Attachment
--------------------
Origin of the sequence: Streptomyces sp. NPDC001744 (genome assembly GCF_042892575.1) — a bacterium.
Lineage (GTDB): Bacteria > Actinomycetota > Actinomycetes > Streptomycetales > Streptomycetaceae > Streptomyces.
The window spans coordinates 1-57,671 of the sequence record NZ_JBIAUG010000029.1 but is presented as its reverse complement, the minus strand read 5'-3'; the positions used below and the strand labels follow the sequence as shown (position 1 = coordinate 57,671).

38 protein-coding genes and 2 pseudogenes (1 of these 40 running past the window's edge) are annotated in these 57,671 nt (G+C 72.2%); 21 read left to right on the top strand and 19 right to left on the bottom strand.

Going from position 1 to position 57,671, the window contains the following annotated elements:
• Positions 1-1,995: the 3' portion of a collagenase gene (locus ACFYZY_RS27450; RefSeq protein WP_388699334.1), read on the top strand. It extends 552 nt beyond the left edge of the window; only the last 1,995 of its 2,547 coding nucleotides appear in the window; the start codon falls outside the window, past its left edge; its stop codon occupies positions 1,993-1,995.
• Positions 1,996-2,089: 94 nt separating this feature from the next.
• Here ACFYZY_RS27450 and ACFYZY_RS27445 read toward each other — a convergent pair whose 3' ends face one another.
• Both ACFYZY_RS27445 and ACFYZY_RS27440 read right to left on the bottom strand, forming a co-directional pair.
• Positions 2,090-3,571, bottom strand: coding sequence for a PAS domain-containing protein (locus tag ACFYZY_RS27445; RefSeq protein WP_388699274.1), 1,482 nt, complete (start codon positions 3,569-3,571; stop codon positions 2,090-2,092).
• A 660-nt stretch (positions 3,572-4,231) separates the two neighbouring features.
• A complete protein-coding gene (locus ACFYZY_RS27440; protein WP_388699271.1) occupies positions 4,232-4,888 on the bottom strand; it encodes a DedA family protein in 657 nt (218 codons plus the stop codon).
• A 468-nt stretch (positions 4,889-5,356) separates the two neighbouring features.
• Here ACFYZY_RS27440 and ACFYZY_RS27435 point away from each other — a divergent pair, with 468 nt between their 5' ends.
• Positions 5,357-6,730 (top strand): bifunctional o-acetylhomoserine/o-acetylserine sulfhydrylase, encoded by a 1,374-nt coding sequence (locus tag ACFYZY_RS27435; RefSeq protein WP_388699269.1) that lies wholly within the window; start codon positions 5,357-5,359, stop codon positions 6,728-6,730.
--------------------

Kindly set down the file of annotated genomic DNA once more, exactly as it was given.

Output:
Origin of the sequence: Streptomyces sp. NPDC001744 (genome assembly GCF_042892575.1) — a bacterium.
Lineage (GTDB): Bacteria > Actinomycetota > Actinomycetes > Streptomycetales > Streptomycetaceae > Streptomyces.
The window spans coordinates 1-57,671 of the sequence record NZ_JBIAUG010000029.1 but is presented as its reverse complement, the minus strand read 5'-3'; the positions used below and the strand labels follow the sequence as shown (position 1 = coordinate 57,671).

38 protein-coding genes and 2 pseudogenes (1 of these 40 running past the window's edge) are annotated in these 57,671 nt (G+C 72.2%); 21 read left to right on the top strand and 19 right to left on the bottom strand.

Going from position 1 to position 57,671, the window contains the following annotated elements:
• Positions 1-1,995: the 3' portion of a collagenase gene (locus ACFYZY_RS27450; RefSeq protein WP_388699334.1), read on the top strand. It extends 552 nt beyond the left edge of the window; only the last 1,995 of its 2,547 coding nucleotides appear in the window; the start codon falls outside the window, past its left edge; its stop codon occupies positions 1,993-1,995.
• Positions 1,996-2,089: 94 nt separating this feature from the next.
• Here ACFYZY_RS27450 and ACFYZY_RS27445 read toward each other — a convergent pair whose 3' ends face one another.
• Both ACFYZY_RS27445 and ACFYZY_RS27440 read right to left on the bottom strand, forming a co-directional pair.
• Positions 2,090-3,571, bottom strand: coding sequence for a PAS domain-containing protein (locus tag ACFYZY_RS27445; RefSeq protein WP_388699274.1), 1,482 nt, complete (start codon positions 3,569-3,571; stop codon positions 2,090-2,092).
• A 660-nt stretch (positions 3,572-4,231) separates the two neighbouring features.
• A complete protein-coding gene (locus ACFYZY_RS27440; protein WP_388699271.1) occupies positions 4,232-4,888 on the bottom strand; it encodes a DedA family protein in 657 nt (218 codons plus the stop codon).
• A 468-nt stretch (positions 4,889-5,356) separates the two neighbouring features.
• Here ACFYZY_RS27440 and ACFYZY_RS27435 point away from each other — a divergent pair, with 468 nt between their 5' ends.
• Positions 5,357-6,730 (top strand): bifunctional o-acetylhomoserine/o-acetylserine sulfhydrylase, encoded by a 1,374-nt coding sequence (locus tag ACFYZY_RS27435; RefSeq protein WP_388699269.1) that lies wholly within the window; start codon positions 5,357-5,359, stop codon positions 6,728-6,730.